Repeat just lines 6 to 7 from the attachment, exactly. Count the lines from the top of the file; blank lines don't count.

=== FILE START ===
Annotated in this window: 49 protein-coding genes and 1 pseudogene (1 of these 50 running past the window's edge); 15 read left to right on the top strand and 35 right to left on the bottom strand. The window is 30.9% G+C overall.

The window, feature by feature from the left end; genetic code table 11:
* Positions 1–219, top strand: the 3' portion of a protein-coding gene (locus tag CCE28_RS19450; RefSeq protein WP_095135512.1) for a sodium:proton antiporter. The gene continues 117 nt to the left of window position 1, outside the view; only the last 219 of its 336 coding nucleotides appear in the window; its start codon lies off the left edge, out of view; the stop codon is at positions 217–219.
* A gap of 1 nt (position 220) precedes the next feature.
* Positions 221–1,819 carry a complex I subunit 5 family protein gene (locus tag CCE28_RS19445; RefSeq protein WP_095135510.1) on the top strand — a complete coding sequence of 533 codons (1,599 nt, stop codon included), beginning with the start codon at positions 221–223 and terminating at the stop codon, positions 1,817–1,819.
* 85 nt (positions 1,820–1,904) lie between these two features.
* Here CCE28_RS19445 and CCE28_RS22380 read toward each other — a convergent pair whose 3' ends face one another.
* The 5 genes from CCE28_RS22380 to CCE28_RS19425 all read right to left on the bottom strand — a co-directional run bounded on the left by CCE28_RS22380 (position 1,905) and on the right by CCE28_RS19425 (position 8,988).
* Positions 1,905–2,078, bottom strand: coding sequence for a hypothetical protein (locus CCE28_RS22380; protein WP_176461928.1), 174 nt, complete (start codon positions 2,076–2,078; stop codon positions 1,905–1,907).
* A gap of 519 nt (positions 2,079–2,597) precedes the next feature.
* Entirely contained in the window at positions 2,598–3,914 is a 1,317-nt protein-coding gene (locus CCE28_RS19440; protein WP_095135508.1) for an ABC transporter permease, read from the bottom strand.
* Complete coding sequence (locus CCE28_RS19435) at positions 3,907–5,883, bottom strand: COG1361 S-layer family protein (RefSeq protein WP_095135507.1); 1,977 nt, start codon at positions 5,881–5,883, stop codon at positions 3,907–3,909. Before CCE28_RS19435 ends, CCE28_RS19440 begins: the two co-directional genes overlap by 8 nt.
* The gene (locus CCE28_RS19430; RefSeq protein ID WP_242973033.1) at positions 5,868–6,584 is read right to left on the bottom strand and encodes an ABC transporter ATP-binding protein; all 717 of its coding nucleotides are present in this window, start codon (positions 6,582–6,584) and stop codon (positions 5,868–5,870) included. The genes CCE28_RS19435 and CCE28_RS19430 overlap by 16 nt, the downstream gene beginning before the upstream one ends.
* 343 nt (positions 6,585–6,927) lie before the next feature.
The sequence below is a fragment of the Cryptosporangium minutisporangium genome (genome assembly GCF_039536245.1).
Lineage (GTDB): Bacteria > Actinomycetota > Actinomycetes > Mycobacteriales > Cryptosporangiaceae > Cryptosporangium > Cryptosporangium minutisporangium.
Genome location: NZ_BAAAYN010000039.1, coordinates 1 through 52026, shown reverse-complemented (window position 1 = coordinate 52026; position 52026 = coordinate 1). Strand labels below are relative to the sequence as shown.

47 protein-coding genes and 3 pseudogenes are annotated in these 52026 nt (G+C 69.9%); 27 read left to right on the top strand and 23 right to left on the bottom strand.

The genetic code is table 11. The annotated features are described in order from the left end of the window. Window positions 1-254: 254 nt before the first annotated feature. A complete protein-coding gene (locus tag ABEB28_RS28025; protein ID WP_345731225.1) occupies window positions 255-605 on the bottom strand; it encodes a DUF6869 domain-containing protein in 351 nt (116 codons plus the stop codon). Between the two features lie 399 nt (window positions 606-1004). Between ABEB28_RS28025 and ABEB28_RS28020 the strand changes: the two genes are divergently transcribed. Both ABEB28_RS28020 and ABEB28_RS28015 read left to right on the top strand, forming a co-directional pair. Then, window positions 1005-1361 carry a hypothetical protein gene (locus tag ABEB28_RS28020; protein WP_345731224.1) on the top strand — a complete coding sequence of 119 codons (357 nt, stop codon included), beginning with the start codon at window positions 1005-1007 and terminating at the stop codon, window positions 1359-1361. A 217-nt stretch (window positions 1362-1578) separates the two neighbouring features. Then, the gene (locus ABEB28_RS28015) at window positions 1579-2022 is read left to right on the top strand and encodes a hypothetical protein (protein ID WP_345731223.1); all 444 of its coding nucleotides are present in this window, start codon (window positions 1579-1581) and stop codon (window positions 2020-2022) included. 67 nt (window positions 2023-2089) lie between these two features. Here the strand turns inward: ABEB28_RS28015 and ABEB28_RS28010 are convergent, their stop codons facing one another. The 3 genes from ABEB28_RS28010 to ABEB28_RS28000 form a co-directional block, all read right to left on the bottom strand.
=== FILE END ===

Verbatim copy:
* 85 nt (positions 1,820–1,904) lie between these two features.
* Here CCE28_RS19445 and CCE28_RS22380 read toward each other — a convergent pair whose 3' ends face one another.